Introduce the problem to the class.

Brainstorm ideas for approaching each part of the problem.

As the students work on the problem in pairs you might ask the following questions to extend their thinking:
What strategies might help you to find the answer?
How can you use your knowledge about algebra here?
Can you see any patterns that might help?
How does your geometric knowledge help? 
Share the students’ answers. Ask them to explain their reasoning. Talk about what is needed to write down a complete solution to the problem.

Ask students to write up their method of solution. Check that they have correctly used the main ideas of the argument.

Get as many of the students to work on the Extension problem as possible. Actually this could be done in conjunction with the original problem.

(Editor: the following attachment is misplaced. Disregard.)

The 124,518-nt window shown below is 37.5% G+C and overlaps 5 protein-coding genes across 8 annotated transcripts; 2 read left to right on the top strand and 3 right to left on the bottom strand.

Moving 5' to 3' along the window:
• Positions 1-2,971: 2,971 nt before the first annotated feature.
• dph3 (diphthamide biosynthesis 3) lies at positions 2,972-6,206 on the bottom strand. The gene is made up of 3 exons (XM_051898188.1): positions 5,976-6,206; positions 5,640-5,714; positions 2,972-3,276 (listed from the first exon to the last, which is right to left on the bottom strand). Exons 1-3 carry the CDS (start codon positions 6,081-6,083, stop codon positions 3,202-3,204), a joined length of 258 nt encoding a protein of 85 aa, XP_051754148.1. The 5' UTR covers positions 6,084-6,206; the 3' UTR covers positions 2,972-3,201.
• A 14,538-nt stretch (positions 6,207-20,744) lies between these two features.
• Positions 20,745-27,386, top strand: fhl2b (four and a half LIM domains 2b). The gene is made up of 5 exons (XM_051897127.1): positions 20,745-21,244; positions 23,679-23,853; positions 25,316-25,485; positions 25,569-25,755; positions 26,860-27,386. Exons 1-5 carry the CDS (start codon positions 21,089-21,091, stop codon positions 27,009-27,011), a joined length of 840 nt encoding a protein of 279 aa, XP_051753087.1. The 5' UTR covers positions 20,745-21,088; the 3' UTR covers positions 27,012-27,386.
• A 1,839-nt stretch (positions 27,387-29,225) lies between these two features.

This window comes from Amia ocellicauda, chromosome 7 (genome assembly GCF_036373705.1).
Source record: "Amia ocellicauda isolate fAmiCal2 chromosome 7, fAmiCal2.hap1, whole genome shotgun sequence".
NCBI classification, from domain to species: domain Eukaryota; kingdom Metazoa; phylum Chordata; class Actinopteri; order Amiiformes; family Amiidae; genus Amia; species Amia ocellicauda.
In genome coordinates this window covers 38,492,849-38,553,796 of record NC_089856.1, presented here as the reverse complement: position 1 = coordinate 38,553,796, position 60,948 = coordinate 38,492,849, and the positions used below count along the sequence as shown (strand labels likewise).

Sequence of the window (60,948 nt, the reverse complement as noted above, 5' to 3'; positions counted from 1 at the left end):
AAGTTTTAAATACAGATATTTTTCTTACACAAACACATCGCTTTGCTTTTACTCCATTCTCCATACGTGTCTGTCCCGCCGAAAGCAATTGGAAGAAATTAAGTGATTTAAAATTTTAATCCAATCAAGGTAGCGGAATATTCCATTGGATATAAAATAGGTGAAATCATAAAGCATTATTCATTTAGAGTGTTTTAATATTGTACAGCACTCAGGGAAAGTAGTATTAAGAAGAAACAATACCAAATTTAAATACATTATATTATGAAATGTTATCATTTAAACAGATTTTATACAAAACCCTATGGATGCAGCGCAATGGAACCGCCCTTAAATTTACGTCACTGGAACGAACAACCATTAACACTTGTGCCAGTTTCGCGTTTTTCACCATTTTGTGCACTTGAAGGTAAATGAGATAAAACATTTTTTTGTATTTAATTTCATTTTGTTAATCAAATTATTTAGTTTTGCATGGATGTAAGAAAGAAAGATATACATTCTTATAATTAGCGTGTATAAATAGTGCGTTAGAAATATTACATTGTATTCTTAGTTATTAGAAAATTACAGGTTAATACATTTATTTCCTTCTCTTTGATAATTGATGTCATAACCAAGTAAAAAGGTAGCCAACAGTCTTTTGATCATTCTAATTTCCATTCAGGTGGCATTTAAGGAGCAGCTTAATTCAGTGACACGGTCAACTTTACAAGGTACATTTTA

Discuss the extension problem with the whole class. Let them write it up another solution for each of the parts of the problem.

Keep a chart of the different ways of solving each part of the problem. Add to it over the next couple of weeks as ideas come to you and the class.
Extension to the problem
How many ways can you show that (1), (2) and (4) are triangular numbers?
Solution
Note that in a question like this you have to do one of two things. If you believe an expression is wrong, then it is often easiest to show that it is wrong for one particular value of n. On the other hand, if you believe that it is right, then you have to justify this by showing that it is equal to an expression that you know is right.

This is an expression for the nth triangular number so we have to prove that this is the case. We do this by constructing the nth triangular number in counters.